I would like to do more things that are related to good conservation practices. I grew up on a farm at which we either raised or grew a good portion of our food. Bread was homemade and clothes were sewn. The soles of shoes were replaced when they wore out and many of our toys were pieced together from parts in the scrap pile. Food scraps weren’t ground up in the garbage disposal, they were either fed to the pigs or turned into the garden. Food that wasn’t eaten fresh was canned, frozen or dried for consumption during the winter. Vehicles were repaired, they weren’t replaced. When the animal’s corrals were cleaned, the manure was spread either on the fields or the garden.
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Over time, things changed. With mobilization and globalization, it no longer became practical to grow your own food or make your own clothes. The fabric to sew a dress cost more than an off-the-rack outfit at the local department store. Potatoes at the store cost less than the water it took to irrigate a crop to maturation. Then there was the element of time. I can remember using the following phrase myself, countless times, “If you value your time at all …” Now, in some cases that is true. If you take time away from gainful employment it is likely that you are not being very economical with your time or your checkbook. For example, if I took a part-time job and worked the same number of hours that I use to produce my annual crop of three cucumbers, 10 tomatoes, a handful of peas and 16 radishes, I could use those earnings to start a decent-sized savings account.
I pondered these things over the past week as I helped my wife refinish a piece of furniture for our daughter, who is expecting a son in September. We stripped off three coats of paint, sanded it down to a fine finish, built a top suitable for changing diapers and stained the piece of furniture with a nice dark wood-grained finish. It took quite a bit of time, but it was time for which I didn’t have much else planned. When it was completed, there was a sense of satisfaction that I wouldn’t have felt had we stopped by a furniture store. And, since, this particular piece of furniture was being handed down to the third generation, there was a sense of passing along family history. Nothing like a family heirloom to get the old memory banks spinning.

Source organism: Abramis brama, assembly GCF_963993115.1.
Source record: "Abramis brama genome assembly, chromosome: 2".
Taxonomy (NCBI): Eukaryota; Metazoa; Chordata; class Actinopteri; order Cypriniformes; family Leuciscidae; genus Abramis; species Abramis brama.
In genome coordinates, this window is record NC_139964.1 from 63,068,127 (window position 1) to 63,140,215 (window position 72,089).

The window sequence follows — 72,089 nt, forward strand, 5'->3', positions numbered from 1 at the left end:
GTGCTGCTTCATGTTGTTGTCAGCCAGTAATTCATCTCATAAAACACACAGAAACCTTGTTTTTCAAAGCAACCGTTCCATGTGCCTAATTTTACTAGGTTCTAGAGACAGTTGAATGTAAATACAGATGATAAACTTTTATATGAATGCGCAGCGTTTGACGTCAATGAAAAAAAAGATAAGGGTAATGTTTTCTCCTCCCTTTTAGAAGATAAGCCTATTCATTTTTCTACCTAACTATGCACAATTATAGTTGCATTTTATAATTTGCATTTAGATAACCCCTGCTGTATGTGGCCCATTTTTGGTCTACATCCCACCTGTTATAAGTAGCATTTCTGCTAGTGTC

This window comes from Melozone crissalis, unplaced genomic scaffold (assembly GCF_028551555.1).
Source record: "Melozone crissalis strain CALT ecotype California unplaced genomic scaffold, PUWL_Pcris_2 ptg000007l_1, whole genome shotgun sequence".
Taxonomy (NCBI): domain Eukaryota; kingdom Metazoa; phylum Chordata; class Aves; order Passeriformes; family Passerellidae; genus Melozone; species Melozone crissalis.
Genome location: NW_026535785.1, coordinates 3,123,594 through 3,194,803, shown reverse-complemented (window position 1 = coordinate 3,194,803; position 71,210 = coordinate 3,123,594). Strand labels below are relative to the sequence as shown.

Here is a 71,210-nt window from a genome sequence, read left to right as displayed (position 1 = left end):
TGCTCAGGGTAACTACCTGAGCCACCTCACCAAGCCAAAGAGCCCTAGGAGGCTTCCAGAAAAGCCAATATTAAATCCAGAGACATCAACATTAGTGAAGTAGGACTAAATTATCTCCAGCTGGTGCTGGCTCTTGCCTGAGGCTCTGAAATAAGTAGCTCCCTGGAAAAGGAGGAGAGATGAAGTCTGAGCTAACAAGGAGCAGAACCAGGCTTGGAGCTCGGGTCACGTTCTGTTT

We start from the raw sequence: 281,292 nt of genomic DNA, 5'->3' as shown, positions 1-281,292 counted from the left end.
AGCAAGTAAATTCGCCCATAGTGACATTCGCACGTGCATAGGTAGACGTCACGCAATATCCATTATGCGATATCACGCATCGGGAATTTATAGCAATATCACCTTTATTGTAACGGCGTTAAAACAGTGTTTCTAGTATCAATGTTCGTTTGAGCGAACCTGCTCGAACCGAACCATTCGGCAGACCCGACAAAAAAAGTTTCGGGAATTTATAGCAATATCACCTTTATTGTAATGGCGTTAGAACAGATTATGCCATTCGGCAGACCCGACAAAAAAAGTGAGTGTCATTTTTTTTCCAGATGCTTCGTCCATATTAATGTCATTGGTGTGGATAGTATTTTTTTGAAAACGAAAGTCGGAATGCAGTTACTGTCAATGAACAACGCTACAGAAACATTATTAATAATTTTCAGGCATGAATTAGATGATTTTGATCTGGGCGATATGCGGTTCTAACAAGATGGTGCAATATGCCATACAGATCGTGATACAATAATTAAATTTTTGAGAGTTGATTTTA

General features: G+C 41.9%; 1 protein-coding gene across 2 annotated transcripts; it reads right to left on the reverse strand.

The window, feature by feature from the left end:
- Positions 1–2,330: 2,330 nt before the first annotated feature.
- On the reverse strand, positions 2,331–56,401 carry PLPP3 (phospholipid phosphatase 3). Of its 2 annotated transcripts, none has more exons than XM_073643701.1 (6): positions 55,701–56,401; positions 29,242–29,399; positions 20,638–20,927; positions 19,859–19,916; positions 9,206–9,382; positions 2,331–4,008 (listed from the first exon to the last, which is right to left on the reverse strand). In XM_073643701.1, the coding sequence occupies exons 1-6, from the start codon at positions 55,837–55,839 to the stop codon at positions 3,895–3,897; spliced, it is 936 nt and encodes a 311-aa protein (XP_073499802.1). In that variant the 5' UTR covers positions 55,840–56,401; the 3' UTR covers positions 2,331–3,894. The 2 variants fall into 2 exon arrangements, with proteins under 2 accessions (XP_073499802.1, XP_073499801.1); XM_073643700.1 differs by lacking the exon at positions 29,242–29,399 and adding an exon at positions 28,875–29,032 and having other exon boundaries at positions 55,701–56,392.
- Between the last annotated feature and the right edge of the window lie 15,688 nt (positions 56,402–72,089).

I got to thinking about other ways in which I might adjust my thinking. I have tentative plans to rebuild an old greenhouse on the property. It has fallen into disrepair and needs to either go away or become something useful. While evaluating the project with my conditioned-by-our-culture mind, I was thinking about adding a new roof, electricity, heat, water, insulation and windows all, of course, with the proper permits. Kind of a clubhouse for grownups. As I thought more (mostly about the expense) I started to considered alternatives. After a quick mental inventory, I realized I probably have enough scraps around the house to do virtually all of the construction. Instead of electricity and water, there are other options that are “off the grid.” Remember candles? Remember cisterns?
Gas prices are probably not going to decrease. Frankly, I don’t think wages are likely to keep up with increased expenses. Most of the people I know are already working two and three jobs and will have to give up sleep if they want to increase their income. We are probably in for some adjustments. Some of those adjustments will likely be painful. The home equity most of us have lost in the last year, may not return. Neither presidential candidate (despite their promises) can single-handedly return all of us to prosperity. The sooner we realize that life isn’t static and is always going to change, the sooner we can look past what we think we have lost or has passed us by. Ironically, some of what we adopt as a “new lifestyle” may look a lot like the past.